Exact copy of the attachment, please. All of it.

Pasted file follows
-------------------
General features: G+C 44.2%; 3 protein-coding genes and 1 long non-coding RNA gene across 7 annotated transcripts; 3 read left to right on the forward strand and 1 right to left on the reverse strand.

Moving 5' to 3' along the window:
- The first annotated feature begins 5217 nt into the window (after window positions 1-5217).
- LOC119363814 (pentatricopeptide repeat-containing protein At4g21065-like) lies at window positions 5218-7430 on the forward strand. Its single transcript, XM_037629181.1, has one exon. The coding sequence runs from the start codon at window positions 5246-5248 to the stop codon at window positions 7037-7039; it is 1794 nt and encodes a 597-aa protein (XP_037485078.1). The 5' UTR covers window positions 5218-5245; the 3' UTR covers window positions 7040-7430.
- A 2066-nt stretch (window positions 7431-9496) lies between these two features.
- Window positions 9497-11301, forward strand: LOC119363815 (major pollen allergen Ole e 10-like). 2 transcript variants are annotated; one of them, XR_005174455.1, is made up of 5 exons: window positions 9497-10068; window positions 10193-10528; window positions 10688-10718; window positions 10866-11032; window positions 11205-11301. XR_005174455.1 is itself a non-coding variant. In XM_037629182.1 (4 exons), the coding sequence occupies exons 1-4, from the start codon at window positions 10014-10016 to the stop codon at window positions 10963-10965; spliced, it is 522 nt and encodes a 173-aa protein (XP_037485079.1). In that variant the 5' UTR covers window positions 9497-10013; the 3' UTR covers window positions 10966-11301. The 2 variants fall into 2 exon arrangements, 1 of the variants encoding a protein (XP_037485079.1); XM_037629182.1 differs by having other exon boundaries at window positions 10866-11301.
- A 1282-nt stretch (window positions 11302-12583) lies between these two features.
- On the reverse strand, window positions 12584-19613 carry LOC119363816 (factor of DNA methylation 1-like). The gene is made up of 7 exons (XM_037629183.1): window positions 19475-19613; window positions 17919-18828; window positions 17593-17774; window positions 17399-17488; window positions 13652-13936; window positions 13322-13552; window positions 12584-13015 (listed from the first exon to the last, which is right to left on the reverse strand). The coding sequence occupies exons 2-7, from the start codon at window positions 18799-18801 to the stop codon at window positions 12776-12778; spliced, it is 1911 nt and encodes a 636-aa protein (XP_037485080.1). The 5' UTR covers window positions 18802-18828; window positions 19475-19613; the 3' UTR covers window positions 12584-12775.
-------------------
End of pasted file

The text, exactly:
General features: G+C 44.2%; 3 protein-coding genes and 1 long non-coding RNA gene across 7 annotated transcripts; 3 read left to right on the forward strand and 1 right to left on the reverse strand.

Moving 5' to 3' along the window:
- The first annotated feature begins 5217 nt into the window (after window positions 1-5217).
- LOC119363814 (pentatricopeptide repeat-containing protein At4g21065-like) lies at window positions 5218-7430 on the forward strand. Its single transcript, XM_037629181.1, has one exon. The coding sequence runs from the start codon at window positions 5246-5248 to the stop codon at window positions 7037-7039; it is 1794 nt and encodes a 597-aa protein (XP_037485078.1). The 5' UTR covers window positions 5218-5245; the 3' UTR covers window positions 7040-7430.
- A 2066-nt stretch (window positions 7431-9496) lies between these two features.
- Window positions 9497-11301, forward strand: LOC119363815 (major pollen allergen Ole e 10-like). 2 transcript variants are annotated; one of them, XR_005174455.1, is made up of 5 exons: window positions 9497-10068; window positions 10193-10528; window positions 10688-10718; window positions 10866-11032; window positions 11205-11301. XR_005174455.1 is itself a non-coding variant. In XM_037629182.1 (4 exons), the coding sequence occupies exons 1-4, from the start codon at window positions 10014-10016 to the stop codon at window positions 10963-10965; spliced, it is 522 nt and encodes a 173-aa protein (XP_037485079.1). In that variant the 5' UTR covers window positions 9497-10013; the 3' UTR covers window positions 10966-11301. The 2 variants fall into 2 exon arrangements, 1 of the variants encoding a protein (XP_037485079.1); XM_037629182.1 differs by having other exon boundaries at window positions 10866-11301.
- A 1282-nt stretch (window positions 11302-12583) lies between these two features.
- On the reverse strand, window positions 12584-19613 carry LOC119363816 (factor of DNA methylation 1-like). The gene is made up of 7 exons (XM_037629183.1): window positions 19475-19613; window positions 17919-18828; window positions 17593-17774; window positions 17399-17488; window positions 13652-13936; window positions 13322-13552; window positions 12584-13015 (listed from the first exon to the last, which is right to left on the reverse strand). The coding sequence occupies exons 2-7, from the start codon at window positions 18799-18801 to the stop codon at window positions 12776-12778; spliced, it is 1911 nt and encodes a 636-aa protein (XP_037485080.1). The 5' UTR covers window positions 18802-18828; window positions 19475-19613; the 3' UTR covers window positions 12584-12775.